Tech

Why is open banking so important for credit unions and community banks? (VB On Demand)

Presented by Envestnet | Yodlee


Regulations for open banking data sharing are emerging in the US, and it is critical for credit unions and community banks to prepare now. Learn how the industry will change, how to participate in the new ecosystem, best practices for the transition, and more in this VB Live event.

View on demand here.


In the United States and Canada, the number of financial institutions that offer an API-based interface for collecting financial data with consumer permission continues to grow. This means that these institutions no longer tolerate their customers using a third-party tool to access their data, but actually facilitate it.

“And by making it easier for them to sign up for risk management and positive customer experiences, as well as increased security and liability protection across the data sharing economy,” said Brian Costello, vice president of data strategy and strategic solutions at Envestnet | Yodlee.

The Financial Data Exchange, FDX, the standards organization for the interoperable standard of consumer-permitted financial data exchange, is growing in membership and the number of installations of its system. Costello also points out that this evolutionary step, from consumers sharing their data with third parties via their online banking credentials, to data being shared by APIs published by financial institutions, shows that the open banking movement is going very well in the US and Canada.

Another clear indicator is that progress is also being made at the regulatory level. The Consumer Finance Protection Bureau (CFPB) has indicated it will deliver an essentially final draft ruling on potential new data-sharing regulations in April.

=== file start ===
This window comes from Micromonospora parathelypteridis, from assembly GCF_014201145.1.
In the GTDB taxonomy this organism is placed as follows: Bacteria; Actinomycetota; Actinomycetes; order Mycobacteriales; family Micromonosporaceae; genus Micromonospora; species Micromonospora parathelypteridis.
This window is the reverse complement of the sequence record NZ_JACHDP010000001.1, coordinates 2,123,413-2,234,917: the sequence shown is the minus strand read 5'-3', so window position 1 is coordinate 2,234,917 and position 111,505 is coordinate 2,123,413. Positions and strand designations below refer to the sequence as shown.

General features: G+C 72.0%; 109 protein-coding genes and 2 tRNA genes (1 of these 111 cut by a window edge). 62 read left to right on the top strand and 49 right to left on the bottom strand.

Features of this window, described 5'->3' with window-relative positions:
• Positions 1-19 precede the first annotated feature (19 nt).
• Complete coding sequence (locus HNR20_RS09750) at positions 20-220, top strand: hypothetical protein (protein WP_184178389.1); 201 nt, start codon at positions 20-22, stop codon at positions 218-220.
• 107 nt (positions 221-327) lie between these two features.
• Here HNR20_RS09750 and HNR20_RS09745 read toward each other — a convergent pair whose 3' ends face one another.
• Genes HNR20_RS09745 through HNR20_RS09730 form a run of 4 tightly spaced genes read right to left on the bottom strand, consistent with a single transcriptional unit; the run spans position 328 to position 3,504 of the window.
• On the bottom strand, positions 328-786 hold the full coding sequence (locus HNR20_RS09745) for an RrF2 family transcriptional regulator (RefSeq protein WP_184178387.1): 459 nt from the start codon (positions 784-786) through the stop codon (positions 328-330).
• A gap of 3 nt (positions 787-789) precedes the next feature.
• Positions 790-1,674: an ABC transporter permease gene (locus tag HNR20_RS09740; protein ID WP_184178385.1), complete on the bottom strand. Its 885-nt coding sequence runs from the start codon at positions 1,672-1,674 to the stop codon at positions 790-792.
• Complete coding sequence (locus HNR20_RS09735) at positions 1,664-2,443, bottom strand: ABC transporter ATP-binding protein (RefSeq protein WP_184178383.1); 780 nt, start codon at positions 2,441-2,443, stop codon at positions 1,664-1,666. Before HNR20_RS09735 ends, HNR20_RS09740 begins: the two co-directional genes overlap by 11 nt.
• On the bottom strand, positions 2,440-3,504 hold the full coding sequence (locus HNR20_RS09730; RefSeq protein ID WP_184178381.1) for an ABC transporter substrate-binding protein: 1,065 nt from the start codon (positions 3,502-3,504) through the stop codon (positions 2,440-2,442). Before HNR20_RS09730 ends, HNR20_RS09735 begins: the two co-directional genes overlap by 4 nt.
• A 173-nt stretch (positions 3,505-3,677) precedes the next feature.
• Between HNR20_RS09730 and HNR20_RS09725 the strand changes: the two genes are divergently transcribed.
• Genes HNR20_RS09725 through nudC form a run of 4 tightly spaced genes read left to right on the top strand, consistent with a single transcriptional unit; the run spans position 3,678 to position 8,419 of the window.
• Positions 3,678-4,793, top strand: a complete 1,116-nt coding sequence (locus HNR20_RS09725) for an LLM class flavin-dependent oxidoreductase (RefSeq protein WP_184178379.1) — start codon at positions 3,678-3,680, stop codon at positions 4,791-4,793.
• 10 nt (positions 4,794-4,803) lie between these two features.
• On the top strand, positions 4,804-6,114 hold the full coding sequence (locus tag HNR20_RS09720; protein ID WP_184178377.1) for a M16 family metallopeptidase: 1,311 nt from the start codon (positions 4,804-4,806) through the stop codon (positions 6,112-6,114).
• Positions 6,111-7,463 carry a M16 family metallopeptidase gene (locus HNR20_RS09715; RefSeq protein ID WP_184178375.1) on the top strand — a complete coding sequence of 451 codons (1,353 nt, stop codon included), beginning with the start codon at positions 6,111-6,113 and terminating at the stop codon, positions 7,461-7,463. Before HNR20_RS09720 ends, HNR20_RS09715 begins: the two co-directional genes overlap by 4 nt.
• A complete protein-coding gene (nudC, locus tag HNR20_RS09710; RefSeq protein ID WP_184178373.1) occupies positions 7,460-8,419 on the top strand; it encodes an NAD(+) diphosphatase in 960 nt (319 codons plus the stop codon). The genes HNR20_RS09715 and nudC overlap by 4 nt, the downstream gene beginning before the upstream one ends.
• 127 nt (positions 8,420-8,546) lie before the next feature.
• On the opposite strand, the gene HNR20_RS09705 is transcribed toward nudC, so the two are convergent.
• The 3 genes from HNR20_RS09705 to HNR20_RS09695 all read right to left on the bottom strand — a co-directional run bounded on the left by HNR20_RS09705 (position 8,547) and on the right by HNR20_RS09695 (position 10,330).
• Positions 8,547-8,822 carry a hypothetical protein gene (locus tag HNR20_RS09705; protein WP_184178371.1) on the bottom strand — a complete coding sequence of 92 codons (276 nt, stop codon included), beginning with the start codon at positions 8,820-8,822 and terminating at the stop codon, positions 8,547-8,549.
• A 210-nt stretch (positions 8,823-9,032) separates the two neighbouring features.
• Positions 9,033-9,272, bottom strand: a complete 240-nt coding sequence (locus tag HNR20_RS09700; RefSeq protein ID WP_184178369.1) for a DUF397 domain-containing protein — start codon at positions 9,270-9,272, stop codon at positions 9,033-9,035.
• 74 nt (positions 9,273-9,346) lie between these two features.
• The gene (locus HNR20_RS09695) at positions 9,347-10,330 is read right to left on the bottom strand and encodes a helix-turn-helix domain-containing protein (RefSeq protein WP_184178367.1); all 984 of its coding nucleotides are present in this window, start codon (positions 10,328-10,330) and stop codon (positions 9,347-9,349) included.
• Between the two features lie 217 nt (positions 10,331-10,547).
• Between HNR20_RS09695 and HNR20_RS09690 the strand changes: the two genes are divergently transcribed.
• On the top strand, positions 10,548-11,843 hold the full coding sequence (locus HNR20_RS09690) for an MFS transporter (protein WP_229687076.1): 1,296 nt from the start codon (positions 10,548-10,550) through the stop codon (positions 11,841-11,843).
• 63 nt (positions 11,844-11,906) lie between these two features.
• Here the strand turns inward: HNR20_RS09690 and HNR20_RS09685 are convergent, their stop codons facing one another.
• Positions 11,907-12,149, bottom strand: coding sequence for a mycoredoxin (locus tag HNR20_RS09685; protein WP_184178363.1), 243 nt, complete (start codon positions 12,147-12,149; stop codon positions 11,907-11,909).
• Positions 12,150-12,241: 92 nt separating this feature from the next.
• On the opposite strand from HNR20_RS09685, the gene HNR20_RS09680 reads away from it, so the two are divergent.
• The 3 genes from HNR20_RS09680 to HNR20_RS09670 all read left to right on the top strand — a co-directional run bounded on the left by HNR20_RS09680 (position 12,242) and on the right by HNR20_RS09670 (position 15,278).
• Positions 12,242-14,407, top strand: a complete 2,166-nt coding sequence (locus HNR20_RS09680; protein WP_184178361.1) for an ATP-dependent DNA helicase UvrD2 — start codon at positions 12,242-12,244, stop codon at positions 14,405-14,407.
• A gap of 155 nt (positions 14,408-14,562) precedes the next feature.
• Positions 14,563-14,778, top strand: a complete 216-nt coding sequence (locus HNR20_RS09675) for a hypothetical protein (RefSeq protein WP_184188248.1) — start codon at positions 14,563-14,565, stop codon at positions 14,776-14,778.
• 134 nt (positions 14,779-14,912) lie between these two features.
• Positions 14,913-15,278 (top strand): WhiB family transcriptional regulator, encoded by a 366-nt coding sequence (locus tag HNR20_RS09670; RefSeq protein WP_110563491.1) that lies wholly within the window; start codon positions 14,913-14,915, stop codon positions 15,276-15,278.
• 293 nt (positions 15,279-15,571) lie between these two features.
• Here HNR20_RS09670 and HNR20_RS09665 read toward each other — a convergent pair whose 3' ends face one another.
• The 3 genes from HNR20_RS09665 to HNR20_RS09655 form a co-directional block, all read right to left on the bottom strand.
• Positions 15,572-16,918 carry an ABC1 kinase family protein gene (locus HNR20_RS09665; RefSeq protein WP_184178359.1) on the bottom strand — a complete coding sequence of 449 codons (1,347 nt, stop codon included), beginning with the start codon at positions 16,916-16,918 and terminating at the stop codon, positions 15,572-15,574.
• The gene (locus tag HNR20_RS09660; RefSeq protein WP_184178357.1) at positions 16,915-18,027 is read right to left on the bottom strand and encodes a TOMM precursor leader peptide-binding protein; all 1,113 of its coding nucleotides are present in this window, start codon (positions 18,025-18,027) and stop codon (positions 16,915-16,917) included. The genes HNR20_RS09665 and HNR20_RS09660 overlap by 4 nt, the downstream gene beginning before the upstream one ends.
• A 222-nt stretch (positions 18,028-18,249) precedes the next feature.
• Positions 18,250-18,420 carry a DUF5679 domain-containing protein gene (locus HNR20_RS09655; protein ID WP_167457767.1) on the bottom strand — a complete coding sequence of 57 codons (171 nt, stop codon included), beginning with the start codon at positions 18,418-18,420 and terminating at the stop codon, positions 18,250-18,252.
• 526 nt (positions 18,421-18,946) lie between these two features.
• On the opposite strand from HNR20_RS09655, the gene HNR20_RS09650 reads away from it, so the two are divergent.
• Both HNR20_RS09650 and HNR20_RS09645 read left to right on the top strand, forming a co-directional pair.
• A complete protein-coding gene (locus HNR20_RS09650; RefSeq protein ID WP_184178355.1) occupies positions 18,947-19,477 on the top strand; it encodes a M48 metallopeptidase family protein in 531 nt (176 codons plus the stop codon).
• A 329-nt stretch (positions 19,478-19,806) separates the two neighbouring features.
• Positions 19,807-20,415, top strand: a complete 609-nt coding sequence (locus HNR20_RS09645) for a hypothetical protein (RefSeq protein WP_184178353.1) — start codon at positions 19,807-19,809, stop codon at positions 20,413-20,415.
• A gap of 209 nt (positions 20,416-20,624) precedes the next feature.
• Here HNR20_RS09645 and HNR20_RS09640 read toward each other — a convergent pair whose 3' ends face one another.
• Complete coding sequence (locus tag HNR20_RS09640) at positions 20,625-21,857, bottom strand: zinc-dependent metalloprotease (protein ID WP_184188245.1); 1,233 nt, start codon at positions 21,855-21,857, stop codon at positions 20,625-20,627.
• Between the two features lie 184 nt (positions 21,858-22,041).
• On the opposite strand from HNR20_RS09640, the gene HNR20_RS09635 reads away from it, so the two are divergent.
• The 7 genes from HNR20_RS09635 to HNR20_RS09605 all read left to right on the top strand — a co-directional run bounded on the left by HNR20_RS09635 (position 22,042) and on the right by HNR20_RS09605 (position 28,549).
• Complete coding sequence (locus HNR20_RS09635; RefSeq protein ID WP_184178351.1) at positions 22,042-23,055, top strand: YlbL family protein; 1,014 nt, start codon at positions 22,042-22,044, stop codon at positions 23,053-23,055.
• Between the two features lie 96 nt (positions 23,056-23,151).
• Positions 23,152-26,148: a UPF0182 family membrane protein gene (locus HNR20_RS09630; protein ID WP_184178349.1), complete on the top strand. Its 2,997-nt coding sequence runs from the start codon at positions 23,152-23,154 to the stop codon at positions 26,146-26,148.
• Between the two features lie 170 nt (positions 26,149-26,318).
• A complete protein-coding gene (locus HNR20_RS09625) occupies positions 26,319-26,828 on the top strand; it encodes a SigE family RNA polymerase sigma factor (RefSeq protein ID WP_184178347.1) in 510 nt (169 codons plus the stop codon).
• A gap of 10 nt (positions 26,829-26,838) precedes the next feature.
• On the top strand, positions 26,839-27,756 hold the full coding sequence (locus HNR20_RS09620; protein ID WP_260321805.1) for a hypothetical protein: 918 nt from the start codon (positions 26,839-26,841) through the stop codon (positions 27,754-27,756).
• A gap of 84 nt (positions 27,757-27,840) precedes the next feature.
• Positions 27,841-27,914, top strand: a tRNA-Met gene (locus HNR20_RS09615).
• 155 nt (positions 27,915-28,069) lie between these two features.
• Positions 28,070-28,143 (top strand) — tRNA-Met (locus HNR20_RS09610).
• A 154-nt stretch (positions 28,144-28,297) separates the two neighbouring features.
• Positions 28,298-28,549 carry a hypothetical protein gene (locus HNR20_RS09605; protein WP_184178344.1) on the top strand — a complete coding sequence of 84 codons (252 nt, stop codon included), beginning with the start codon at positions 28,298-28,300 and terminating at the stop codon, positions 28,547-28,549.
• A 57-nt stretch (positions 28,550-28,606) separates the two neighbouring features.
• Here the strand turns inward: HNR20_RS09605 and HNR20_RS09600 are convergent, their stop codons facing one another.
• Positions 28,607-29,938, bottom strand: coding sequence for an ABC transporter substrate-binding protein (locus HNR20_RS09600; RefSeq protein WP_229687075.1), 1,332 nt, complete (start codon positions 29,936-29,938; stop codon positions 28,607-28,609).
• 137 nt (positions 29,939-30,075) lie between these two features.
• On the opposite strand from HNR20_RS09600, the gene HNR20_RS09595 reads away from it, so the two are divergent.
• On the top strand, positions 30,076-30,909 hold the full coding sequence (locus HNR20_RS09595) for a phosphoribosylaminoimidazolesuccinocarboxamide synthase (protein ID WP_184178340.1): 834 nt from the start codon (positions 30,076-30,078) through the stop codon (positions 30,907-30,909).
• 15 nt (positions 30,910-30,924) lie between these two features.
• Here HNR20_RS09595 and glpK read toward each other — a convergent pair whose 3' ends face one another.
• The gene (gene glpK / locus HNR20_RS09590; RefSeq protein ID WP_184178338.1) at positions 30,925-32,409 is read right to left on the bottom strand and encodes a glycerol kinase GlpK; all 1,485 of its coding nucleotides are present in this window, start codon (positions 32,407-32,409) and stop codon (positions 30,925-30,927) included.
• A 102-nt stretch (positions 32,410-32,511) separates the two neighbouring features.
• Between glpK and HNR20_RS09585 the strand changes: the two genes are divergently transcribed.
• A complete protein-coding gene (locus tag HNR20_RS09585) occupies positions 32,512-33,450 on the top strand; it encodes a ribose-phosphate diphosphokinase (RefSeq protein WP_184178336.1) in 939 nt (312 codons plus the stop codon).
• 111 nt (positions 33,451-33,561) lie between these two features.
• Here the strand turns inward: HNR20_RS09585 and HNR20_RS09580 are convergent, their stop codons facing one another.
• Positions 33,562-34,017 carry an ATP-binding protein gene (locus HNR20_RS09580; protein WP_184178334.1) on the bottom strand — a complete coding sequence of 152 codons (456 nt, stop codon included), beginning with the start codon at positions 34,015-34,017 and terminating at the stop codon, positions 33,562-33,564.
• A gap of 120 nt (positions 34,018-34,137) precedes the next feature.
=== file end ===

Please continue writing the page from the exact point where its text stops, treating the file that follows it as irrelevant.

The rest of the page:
Why this is important for community banks and credit unions

Community banks and credit unions know their customers well. In smaller centers they live and work side by side with them. As a result, they understand more about their lives and circumstances than just financial behaviors and are able to tie it all together to offer hyper-personalized advice and services.

Using the community financial services approach to digital engagement is a huge opportunity for these organizations, says Costello. It allows these institutions to expand, broaden and deepen their knowledge of their clients and offer the same personalized services faster and safer in the pandemic.

“Because of the technology gap, community banks have been denied opportunities that Wall Street banks have enjoyed for years,” he says. “That’s why we’re optimistic about the opportunity for community banks and credit unions to get involved in open banking.”

In the past, community banks have lost in several respects. They source their technology from a service provider, which has borne some of the operational and security risk — but because of that, community banks also have an opportunity cost. They will not be able to participate and reap the benefits of consumer-permission data sharing in a more secure and operationally resilient manner if they cannot do so through their technology provider – meaning their customers and members will not be able to access services that larger banks may offer, such as financial coaching, automated savings plans, or payment options that may make more sense for them.

New product opportunities

Another key indicator of the emergence of open banking is the explosion of new solutions that leverage consumer-sanctioned exchange of financial data to provide value-added services – either directly to the consumer or to an advisor, lender, or insurer. And these come from both established players and new market entrants.